“It was interesting changing the gender,” Connolly says. “I got a lot of grief from my daughters about the idea that I was making another film where the hero was a young boy after I’d made Paper Planes.

“They said, ‘You’ve got two daughters, Dad! What’s going on?’

“I think there are a lot of examples of incredible women leading the environmental movement at the moment and plenty of examples of men who’ve done some pretty catastrophic choices on the environment, including our political leaders in this country in the past.

“I also feel the universality of it is beyond gender. It’s a film about young people having great agency for change, [and] the inspiration they get from their parents, so even though I changed the gender I feel it’s a film for all young people.”

Melbourne-based actor Eric Bana on a mission. Photo: David Dare Parker

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So what did Bana – whose international career goes back to 1997’s The Castle – bring to the project, when cast and crew found themselves filming off Ningaloo Reef’s warm waters with whale sharks and oceanic manta rays?

Connolly describes him as a “wonderful man to work with”.

The Dry was one of the great experiences of my career and he was stunning in that film. This is comic; a heartfelt role. We haven’t seen Eric do this for a while.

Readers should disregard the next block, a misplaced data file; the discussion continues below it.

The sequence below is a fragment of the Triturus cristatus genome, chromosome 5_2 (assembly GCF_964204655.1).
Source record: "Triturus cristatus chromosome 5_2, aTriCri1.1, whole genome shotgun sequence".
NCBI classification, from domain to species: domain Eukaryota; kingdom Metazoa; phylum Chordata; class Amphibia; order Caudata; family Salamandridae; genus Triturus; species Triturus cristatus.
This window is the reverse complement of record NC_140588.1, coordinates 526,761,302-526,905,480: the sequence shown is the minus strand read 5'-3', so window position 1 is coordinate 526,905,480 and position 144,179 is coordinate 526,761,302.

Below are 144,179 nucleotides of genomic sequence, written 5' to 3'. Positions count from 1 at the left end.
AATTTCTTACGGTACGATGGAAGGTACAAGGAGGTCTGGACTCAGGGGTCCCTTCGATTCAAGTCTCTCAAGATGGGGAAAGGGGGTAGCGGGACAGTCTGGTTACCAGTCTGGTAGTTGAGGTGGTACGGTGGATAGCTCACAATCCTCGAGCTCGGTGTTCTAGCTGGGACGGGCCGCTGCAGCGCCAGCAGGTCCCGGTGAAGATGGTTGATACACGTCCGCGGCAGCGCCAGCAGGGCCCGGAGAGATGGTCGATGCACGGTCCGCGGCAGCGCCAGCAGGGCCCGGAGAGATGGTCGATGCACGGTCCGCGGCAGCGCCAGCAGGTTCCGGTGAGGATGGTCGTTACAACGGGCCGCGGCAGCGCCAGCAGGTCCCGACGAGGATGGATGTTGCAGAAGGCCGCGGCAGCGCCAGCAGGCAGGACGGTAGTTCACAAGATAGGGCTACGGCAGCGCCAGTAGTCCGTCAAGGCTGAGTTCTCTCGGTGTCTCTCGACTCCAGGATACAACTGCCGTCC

“He did two weeks [in] quarantine to play a supporting role. Also, it’s a role that subsumes itself to the women who drive the story, which I think is also another fantastic quality that he has as an actor.”

Winton says the journey of adaptation to the screen “has been a long one”.

Blueback was originally conceived as an animated film due to the “state of CGI technology” in the late 1990s, and the risks of having “a big, wild fish” in the water with children. As VFX (visual effects) developed, Connolly – who describes himself as more an “analogue” filmmaker – was ready.

“I wanted to make the film in an analogue way. I wanted the actors to do their own swimming rather than stunt people. I wanted very limited VFX. I wanted to work with the real, natural world.

“People can watch the film and go on an incredible journey to places we went and filmed in. It’s very exciting to take the audience there.”

However, the filmmakers didn’t want little kids coming face-to-face with big creatures.

“We did as best we could to made sure that didn’t happen. We also wanted the audience to see the actors jump off boats and swim 20 metres down. The training of the cast was so critical.

“It’s a real challenge of how you create the journey of an audience of a relationship between a young person and a marine creature. I am delighted by the magic that those performers were able to give.”

Young actors Ilsa Fogg and Pedrea Jackson on set. Photo: David Dare Parker

The film is heavily anchored in messaging about conservation, the environment and saving our planet in the best way we know how.

An optimistic Robert Connolly hopes his audience is as passionate as he is about these core issues.

“If we change our ways, small or big, we can all collectively impact the environment. [As Jacques] Cousteau said: ‘If you can make people fall in love with something, they’ll care for it.’

“I hope the film can inspire an activism about the health of our oceans.”

Blueback premieres in cinemas on January 1, 2023.

This story was first published on The New Daily.